“Contrary the one to the other”: The flesh opposes the work of the Spirit and leads the believer toward sinful behavior he would not otherwise be compelled to do (see notes on Rom. 7:14-25).

One’s sinful human nature (“flesh”), and the Holy Spirit “lusteth against” one another. That is, they have desires and yearnings that are contrary to one another. The Christian then, is a battlefield, having desires to do good and evil. The outcome is the “ye cannot do the things that ye would”: The flesh seeks to thwart the Spirit who, in turn, attempts to frustrate the flesh’s evil desires.

The flesh is of the earth. It is then earthy. The flesh and spirit have been in mortal combat to control the will of man. The lust of the flesh has destroyed many a person. We must bury our flesh that our spirit might take control. The Spirit of God within us is the only thing that can overcome the flesh of man.

The flesh centers on the wants of man. The Spirit centers on the will of God. That which is born of flesh, is flesh, until the Spirit of God gives us new life in Him. Jesus spoke to the temptations the devil set before Him by saying, it is written. This is the only way that any of us can overcome the lust of our flesh. We must give our will over to the Spirit of God.

Galatians 5:18 "But if ye be led of the Spirit, ye are not under the law."

(Verse 17), may leave the impression of a believer being caught in a hopeless tug-of-war between the flesh and the Spirit. This is not the case. The Christian is “led of” (by), “the Spirit.” When yielding to Him, to turn away from the fleshes' evil yearnings, thus putting sin out of his daily life.

“Led of the Spirit … not under the law”: Take your choice; these are mutually exclusive. Either you live by the power of the Holy Spirit which results in righteous behavior and spiritual attitudes (verse 22-29), or by the law which can only produce unrighteous behavior and attitudes (verses 19-21; 1 Cor. 6:9-10).

The verb “led” indicates voluntary submission. The believer decides by whom he will be led, either by his flesh or by the Spirit. The Spirit-led person is “not under the law.” The Christian does not need the restraints of the law because his moral life is governed by the Spirit.

Jesus was free from sin. If we are full of Him, we are full of His righteousness. There is no law against righteousness. When we are led by the Spirit of God, we are walking in righteousness.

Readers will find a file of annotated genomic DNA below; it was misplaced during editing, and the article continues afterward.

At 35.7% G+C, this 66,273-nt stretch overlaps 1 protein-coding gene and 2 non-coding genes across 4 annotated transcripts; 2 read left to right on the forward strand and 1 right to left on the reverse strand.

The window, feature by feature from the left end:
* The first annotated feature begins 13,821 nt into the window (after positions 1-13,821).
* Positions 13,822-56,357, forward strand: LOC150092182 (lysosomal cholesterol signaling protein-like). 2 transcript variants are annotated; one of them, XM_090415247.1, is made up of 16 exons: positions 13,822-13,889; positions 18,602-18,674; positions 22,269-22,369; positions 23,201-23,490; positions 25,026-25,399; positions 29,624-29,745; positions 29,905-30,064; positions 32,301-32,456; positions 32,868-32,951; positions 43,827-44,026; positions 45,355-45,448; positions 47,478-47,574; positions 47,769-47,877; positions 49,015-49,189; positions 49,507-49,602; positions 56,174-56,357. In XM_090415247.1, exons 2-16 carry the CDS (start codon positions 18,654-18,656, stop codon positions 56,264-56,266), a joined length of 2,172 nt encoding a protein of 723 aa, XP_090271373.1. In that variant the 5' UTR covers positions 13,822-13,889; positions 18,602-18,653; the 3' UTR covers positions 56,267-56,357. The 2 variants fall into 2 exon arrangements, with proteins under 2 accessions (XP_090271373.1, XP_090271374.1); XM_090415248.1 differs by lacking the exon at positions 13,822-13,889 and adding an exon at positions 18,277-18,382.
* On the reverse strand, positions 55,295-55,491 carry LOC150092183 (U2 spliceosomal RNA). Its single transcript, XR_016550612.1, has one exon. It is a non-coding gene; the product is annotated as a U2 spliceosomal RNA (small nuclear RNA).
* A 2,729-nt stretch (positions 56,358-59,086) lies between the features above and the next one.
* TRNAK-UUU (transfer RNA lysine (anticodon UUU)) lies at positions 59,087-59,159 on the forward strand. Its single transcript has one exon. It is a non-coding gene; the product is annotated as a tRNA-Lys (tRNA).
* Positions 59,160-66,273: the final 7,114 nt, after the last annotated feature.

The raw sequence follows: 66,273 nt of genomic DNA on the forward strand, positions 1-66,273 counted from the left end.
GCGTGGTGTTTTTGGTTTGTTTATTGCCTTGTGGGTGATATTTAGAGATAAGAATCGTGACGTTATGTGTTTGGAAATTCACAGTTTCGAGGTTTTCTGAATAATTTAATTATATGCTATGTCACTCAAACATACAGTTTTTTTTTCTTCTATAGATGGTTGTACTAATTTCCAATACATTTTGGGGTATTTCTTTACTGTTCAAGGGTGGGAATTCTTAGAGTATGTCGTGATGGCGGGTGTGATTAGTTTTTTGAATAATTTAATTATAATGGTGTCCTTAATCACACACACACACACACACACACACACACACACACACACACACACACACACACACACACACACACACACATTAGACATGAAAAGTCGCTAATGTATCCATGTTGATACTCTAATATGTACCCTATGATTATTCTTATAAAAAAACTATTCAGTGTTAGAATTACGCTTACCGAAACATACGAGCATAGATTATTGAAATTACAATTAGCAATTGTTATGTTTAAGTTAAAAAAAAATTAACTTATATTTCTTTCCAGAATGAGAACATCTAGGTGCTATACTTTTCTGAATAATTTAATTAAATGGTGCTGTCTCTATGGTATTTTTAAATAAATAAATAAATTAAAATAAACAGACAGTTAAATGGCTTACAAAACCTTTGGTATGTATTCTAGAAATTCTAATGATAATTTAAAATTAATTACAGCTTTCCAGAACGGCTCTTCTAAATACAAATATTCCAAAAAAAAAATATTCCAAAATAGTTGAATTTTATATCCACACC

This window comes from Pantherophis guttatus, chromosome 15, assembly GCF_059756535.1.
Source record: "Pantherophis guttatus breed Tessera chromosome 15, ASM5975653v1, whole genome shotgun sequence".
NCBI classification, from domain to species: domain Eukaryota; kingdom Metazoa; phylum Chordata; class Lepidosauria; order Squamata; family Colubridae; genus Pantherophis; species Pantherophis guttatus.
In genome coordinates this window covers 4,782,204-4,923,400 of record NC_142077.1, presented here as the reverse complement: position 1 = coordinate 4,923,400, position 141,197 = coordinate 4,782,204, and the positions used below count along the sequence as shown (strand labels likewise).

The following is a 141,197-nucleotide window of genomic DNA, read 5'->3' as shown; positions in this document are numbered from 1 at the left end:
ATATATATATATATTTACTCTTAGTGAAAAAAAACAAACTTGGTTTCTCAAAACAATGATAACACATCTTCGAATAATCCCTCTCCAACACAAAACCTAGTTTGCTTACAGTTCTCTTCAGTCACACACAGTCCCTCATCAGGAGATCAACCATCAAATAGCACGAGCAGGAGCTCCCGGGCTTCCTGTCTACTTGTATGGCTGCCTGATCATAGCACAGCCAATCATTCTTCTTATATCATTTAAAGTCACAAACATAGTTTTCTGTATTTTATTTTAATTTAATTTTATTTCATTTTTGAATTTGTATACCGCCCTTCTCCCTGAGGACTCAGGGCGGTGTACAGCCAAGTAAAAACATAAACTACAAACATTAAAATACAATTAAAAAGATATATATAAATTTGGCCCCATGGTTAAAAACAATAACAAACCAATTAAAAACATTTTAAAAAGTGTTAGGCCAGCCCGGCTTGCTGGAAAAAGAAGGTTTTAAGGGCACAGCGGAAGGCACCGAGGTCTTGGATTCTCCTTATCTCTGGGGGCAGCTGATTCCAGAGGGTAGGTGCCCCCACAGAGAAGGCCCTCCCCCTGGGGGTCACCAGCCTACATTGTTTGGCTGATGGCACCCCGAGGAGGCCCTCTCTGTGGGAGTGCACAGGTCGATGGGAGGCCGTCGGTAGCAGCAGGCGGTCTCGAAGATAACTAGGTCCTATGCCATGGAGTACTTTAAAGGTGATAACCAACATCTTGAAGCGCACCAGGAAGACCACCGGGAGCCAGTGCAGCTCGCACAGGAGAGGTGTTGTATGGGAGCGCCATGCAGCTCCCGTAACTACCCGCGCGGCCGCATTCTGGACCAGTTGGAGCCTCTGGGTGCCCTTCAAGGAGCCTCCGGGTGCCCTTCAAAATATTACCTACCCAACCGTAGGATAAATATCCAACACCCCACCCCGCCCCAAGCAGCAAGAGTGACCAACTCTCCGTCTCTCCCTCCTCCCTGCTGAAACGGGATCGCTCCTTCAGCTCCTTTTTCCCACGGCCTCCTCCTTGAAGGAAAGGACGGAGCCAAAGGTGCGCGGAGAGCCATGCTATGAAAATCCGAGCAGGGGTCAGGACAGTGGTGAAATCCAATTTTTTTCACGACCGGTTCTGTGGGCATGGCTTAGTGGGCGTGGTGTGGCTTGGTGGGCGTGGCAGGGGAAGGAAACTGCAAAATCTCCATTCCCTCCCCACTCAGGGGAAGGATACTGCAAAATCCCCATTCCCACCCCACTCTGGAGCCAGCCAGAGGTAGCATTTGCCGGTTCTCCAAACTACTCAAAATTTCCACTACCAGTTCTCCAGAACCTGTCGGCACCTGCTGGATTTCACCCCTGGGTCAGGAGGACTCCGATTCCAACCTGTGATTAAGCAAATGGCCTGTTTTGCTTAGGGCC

Verses 19-23: By contrasting “the works of the flesh” (verses 19-21), with “the fruit of the Spirit” (verses 22-23), the believer can know whether he is walking by the Spirit or being controlled by the flesh. “Uncleanness” is sexual impurity. “Lasciviousness” is sexual excess.

 In verses 19-21, these sins characterize all unredeemed mankind living under the impotent commands of the law which produces only iniquity though not every person manifests all these sins nor exhibits them to the same degree.

Paul’s list, which is not exhaustive, encompasses 3 areas of human life; sex, religion, and human relationships. For other such lists (see Rom. 1:24-32; 1 Cor. 6:9-10).

Galatians 5:19 "Now the works of the flesh are manifest, which are [these]; Adultery, fornication, uncleanness, lasciviousness,"

“Manifest”: The flesh manifests itself in obvious and certain ways.

“Adultery” or “immorality”, the Greek word is porneia, from which the English word “pornography” comes. It refers to all illicit sexual activity, including (but not limited to), adultery, premarital sex, homosexuality, bestiality, incest, and prostitution.

“Lasciviousness” or “sensuality”. The word originally referred to any excessive behavior or lack of restraint, but eventually became associated with sexual excess and indulgence.

When the man is walking in the lust of the flesh, he does whatever feels good to him, right or wrong. It seems that this adultery here, is also covering homosexual acts. There are two kinds of adultery. Spiritual adultery is when you follow and give allegiance to false gods. Physical adultery is having sexual relations with anyone you are not married to.

This includes having sexual relations man with another man, and also, women with other women. "Fornication", in the verse above, is speaking of sexual intercourse between people not married to each other. Uncleanness, here, means impurity, physical or moral. Lasciviousness covers many acts including wantonness and any filthy act. We would call it perversion.